By Peter Wenz
With the present composition of the ideally suited court docket and up to date demanding situations to Roe v. Wade, Peter S. Wenz's new method of the moral, ethical, and criminal concerns regarding a woman's correct to optionally available abortion may well flip the tide during this debate. He argues that the perfect court docket reached the ideal selection in Roe v. Wade yet for the incorrect purposes. Wenz contends woman's correct to terminate her being pregnant may be established, no longer on her constitutional correct to privateness, yet at the constitutional warrantly of non secular freedom, a foundation for freedom of selection that's not topic to the criminal criticisms complex opposed to Roe. a minimum of as much as the twentieth week of a being pregnant, one's trust even if a human fetus is a human individual or now not is a spiritual choice. He keeps that simply because questions on the ethical prestige of a fetus are non secular, it follows that anti-abortion laws, to the level that it truly is predicated on such "inherently spiritual beliefs," is unconstitutional. during this well timed and topical publication, Wenz additionally examines similar circumstances that take care of executive intervention in an individual's procreative existence, the law of contraceptives, and different laws that's both utilized to or imposed upon opt for teams of individuals (e.g., homosexuals, drug addicts). He builds a concrete argument which could exchange Roe v. Wade. writer notice: Peter S. Wenz is Professor of Philosophy and felony stories at Sangamon kingdom collage.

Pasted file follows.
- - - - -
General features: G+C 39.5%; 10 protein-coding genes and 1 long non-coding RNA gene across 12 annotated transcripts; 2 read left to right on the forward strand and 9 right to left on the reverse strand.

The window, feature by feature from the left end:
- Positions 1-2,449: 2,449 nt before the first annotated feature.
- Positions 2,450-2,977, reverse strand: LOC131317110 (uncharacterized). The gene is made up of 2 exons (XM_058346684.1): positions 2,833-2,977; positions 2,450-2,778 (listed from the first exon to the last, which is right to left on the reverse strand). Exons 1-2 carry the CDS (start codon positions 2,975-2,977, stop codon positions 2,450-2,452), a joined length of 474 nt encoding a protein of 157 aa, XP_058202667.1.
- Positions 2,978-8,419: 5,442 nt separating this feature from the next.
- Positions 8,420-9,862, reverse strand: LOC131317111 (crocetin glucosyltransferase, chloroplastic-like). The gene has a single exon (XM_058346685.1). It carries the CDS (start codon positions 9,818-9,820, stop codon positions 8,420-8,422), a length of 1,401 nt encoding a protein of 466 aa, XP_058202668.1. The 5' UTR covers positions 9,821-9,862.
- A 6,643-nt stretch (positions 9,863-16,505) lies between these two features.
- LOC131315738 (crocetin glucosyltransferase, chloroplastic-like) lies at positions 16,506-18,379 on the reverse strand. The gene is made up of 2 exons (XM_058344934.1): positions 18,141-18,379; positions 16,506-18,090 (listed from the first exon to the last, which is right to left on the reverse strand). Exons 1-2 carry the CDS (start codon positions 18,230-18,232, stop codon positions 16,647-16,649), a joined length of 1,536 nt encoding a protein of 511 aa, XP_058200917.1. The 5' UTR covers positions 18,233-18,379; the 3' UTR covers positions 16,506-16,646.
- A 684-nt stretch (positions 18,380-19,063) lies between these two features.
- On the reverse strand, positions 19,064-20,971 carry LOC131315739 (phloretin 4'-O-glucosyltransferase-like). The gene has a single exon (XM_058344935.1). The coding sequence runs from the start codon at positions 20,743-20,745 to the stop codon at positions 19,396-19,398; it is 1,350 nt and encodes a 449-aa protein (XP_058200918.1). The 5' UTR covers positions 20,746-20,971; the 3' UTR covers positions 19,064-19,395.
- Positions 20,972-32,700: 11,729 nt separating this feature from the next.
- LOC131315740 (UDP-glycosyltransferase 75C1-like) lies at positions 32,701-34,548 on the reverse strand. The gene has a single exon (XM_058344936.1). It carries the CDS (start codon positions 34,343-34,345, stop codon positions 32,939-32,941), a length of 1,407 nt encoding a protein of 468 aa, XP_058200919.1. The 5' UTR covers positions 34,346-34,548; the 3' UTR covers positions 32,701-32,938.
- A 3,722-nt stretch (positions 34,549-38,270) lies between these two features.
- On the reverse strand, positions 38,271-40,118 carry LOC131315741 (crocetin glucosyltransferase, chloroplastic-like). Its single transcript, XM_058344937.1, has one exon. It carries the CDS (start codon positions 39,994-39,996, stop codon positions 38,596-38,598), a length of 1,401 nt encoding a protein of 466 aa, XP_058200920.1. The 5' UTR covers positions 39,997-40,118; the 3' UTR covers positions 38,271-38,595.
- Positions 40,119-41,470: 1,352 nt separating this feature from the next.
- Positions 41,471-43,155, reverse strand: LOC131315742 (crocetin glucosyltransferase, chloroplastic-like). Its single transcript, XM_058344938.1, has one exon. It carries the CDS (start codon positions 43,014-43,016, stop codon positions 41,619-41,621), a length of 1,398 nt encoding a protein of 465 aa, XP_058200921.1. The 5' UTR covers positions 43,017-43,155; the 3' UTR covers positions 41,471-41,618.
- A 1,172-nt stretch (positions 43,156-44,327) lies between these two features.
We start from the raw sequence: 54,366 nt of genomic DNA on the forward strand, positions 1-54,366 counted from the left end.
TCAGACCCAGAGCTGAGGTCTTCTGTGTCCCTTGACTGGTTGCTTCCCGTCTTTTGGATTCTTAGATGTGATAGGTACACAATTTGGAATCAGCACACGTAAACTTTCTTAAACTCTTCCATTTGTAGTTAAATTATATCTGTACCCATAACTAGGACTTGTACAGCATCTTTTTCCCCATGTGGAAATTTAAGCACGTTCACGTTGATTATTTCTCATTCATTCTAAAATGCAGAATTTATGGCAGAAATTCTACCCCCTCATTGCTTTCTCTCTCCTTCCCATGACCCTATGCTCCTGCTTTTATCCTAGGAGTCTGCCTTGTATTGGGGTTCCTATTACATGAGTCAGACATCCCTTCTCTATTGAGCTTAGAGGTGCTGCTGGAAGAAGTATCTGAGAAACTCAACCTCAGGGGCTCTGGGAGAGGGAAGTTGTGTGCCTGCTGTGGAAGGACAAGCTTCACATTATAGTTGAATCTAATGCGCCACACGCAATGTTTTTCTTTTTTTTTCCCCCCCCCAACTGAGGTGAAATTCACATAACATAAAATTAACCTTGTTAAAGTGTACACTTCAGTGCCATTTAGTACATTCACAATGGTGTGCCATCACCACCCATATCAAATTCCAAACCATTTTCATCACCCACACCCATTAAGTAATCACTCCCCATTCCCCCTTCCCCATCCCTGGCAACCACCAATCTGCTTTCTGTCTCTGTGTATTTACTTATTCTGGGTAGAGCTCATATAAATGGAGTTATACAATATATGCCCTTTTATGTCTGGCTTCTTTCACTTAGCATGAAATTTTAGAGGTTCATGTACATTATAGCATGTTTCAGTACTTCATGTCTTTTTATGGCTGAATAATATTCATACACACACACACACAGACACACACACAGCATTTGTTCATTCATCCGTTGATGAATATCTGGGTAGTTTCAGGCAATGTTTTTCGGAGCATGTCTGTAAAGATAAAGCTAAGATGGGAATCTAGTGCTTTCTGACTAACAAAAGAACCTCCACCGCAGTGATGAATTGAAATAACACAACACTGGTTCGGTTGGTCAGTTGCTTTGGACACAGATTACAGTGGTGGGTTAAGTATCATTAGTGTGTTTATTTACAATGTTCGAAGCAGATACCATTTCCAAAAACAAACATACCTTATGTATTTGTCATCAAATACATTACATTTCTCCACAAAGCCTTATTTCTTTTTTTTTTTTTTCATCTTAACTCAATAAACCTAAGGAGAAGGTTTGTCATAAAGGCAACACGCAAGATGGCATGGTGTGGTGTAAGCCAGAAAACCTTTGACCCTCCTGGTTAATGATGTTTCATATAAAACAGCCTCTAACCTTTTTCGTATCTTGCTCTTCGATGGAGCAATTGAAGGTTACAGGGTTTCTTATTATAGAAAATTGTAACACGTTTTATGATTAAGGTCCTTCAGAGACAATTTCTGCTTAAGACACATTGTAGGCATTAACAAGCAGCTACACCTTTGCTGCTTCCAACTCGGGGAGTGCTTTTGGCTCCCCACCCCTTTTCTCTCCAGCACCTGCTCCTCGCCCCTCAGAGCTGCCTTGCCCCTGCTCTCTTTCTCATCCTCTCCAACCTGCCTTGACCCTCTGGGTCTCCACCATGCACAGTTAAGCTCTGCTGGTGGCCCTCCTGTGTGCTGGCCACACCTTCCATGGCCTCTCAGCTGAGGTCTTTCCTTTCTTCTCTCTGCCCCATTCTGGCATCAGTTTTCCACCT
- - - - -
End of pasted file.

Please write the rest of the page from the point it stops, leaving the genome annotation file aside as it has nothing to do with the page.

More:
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Additional resources for Abortion Rights as Religious Freedom
Harlan's argument here is structurally identical to Stewart's substantive due process rationale in Roe v. Wade. Since we are mainly interested in Roe, I postpone criticism of this kind of rationale until I consider it in the context of Stewart's opinion in Roe. Suffice it to say that the problems are formidable and account for the fact that Douglas avoided appealing to substantive due process in his Griswold opinion, as he had earlier tried to avoid it in his Skinner opinion. Writing for the Court, which agreed with Harlan that Connecticut's statute was unconstitutional, Douglas based his decision in Griswold on the statute's authorization of undue interference with intrafamilial relationships.
The reason, said Brennan, is this: "The marital couple is not an independent entity with a mind and heart of its own, but an association of two individuals, each with a separate intellectual and emotional makeup. If the right of privacy means anything, it is the right of the individual, married or single, to be free from unwarranted governmental intrusion into matters so fundamentally affecting a person as the decision whether to bear or beget a child. "24 Brennan here takes the notion of privacy away from the intrafamilial context in which it was developed by Douglas in Griswold and applies it to the notion developed in Skinner that people have a fundamental right to control their procreation.
So the Griswold decision reinforces the view generalized from the Pierce decision that people have special rights regarding intrafamilial relationships. Harlan, in contrast, rejected the view that the Bill of Rights protects more than the rights explicitly mentioned therein. He maintained, instead, that the Due Process Clause of the Fourteenth Amendment protects certain fundamental rights, regardless of the fact that those rights are not mentioned in the Constitution. Following a generalization from the Skinner decision, he includes among these the right to control one's own procreative powers.
Abortion Rights as Religious Freedom by Peter Wenz